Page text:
Crossover? Hybrid? Is it getting harder to tell what is what these days?
Stretching the Definition
Polaris is on a roll. In this issue we ride the Indian Motorcycle division’s 2015 Scout, which was unveiled in Sturgis and features a new liquid-cooled motor. Also unveiled was the Victory Motorcycle division’s Magnum—a slammed cruiser that rides the hot trend in baggers. Motorcycles, ATVs, side-by-sides, and snowmobiles only scratch the surface of the different segments in which Polaris Industries has products. As John Campbell can attest from being at the Indian and Victory launches in Sturgis there is a “give ‘em hell” attitude within the organization—the absolute certainty that the company can compete and excel within any segment they enter. If tomorrow Polaris were to launch a friendly little robot, the employees would believe it to be the cutest, friendliest and happiest robot ever, and make Honda’s little ASIMO, our favourite, seem HAL-like in comparison. Give the company credit, if you are going to set out to do business, be absolutely certain within your organization that you are building the best product possible.
So along with the rapid-fire release of a couple new Indians, a new Victory and whatever came out of the ATV division, Polaris also unveiled the Slingshot. Where it gets a little fuzzy is that the Slingshot, according to Polaris, is also a motorcycle. Yes, you do have to look at the fine print and listen a little but amid the smoking tires, drifting, canyon carving and euphoria, it says right there that the Slingshot is a motorcycle. Does it look like it would be a lot of fun? Definitely. Is the wind in your face? Check. Nothing between you and the great outdoors? Check. Are you wearing a helmet? Apparently. Are you gripping steering wheel with sweaty palms while your foot is to the floor? Check. The sound you just didn’t hear was ABS bringing that train of thought to a shuddering stop. Steering wheel, gas pedal? Huh? Full disclosure: the Slingshot also has an automotive four-cylinder engine, three wheels and side-by-side seating for two. But it is, according to Polaris, a motorcycle and not a car with the associated equipment that you might expect in a car like airbags, doors and a roof to keep the rain from puddling in your seat. Sure, you’re going to get just as wet on your Gold Wing as in your Slingshot but the definition of a motorcycle is getting very stretched.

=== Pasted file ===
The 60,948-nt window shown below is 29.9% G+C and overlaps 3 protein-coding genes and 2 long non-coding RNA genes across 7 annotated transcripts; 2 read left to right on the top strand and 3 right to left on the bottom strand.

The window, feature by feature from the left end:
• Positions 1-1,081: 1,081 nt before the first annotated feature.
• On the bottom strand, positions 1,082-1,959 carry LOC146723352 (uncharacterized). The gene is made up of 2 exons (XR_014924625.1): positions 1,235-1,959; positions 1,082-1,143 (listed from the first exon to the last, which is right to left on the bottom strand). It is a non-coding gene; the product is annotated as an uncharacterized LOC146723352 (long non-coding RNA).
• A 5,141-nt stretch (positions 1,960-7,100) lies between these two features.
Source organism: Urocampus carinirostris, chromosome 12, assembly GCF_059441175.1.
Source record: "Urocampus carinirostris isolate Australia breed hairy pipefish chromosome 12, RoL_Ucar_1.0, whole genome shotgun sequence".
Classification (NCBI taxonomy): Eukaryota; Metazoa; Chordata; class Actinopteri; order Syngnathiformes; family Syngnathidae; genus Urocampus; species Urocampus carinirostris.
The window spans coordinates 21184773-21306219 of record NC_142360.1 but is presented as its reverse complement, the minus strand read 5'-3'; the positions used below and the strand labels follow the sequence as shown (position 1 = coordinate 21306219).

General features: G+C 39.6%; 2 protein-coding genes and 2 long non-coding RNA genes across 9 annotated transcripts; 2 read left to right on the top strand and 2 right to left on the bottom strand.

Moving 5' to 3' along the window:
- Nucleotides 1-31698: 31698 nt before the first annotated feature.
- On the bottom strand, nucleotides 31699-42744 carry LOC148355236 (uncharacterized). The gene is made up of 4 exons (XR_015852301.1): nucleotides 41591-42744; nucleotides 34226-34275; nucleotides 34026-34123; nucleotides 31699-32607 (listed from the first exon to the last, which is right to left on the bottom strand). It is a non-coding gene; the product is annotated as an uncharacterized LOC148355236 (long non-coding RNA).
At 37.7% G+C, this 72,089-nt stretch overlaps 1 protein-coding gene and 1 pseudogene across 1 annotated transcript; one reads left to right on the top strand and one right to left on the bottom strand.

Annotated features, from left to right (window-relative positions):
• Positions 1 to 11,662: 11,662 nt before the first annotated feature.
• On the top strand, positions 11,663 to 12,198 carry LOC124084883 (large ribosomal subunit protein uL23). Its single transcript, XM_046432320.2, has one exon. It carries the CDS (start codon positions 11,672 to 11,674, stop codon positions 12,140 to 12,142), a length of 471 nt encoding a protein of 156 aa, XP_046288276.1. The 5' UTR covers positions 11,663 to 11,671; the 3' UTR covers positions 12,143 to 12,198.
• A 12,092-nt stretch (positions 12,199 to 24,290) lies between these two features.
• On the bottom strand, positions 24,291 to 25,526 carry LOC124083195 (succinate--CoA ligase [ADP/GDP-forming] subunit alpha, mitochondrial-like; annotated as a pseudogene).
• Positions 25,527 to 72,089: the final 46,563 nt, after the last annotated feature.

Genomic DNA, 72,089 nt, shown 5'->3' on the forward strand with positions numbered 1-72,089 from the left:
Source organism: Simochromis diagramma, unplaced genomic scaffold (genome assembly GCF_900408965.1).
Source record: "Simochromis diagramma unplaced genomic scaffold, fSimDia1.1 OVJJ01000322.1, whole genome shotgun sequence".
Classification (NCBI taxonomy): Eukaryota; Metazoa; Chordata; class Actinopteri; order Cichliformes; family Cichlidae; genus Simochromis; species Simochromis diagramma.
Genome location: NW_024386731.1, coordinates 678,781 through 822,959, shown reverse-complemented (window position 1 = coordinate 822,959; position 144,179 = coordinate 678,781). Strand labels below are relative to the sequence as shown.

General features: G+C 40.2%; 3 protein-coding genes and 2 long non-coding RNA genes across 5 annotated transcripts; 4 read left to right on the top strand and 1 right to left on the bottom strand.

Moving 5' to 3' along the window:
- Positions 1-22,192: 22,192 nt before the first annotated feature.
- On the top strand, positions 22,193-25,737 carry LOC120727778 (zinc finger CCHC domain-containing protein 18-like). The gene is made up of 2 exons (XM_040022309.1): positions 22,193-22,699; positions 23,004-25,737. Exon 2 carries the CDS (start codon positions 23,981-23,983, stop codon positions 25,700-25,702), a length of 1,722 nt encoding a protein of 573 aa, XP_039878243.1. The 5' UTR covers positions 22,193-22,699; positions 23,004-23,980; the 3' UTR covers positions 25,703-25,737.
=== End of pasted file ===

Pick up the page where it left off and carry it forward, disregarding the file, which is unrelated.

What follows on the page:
Mr. Webster defines a motorcycle as “a two-wheeled vehicle propelled by an internal combustion engine.” A little vague and not apparently a fan of electrics, but that is what he says. The vehicle that Polaris most definitely has in its sights is the BRP Spyder, which has been enjoying unchallenged success in its small niche for several years. It’s a motorcycle-style experience on three wheels, with no lean but virtually all other motorcycle riding cues from the handlebars and saddlebags to the engine. But nobody gets to monopolize a good idea forever and Polaris has now taken the three-wheeled segment far more toward the car side of the equation. There are seat belts.
Would I like to ride (I mean) drive the Slingshot? Absolutely. A few years back I drove a Super Seven powered by a Hayabusa engine. In concept it was much like the Slingshot: minimalist, low to the ground and blazing fast. I may even have felt a little of that euphoria that is so prevalent in the Slingshot promotional material. But it was absolutely a car with the four wheels to prove it. With either vehicle, what’s not to like for those who enjoy slamming through the gears while listening to the engine sing? But a motorcycle? I am afraid not.
A Tri Glide or a Spyder are closer in spirit to a motorcycle—one even sort of began life as a motorcycle. Polaris has their own reasons for calling this a motorcycle and I don’t know that it is to entice riders of BMW, Harley, Honda or even their own Indians and Victory to join the fold. Is the Slingshot different, fun and outside the box? Yes. But not quite a motorcycle.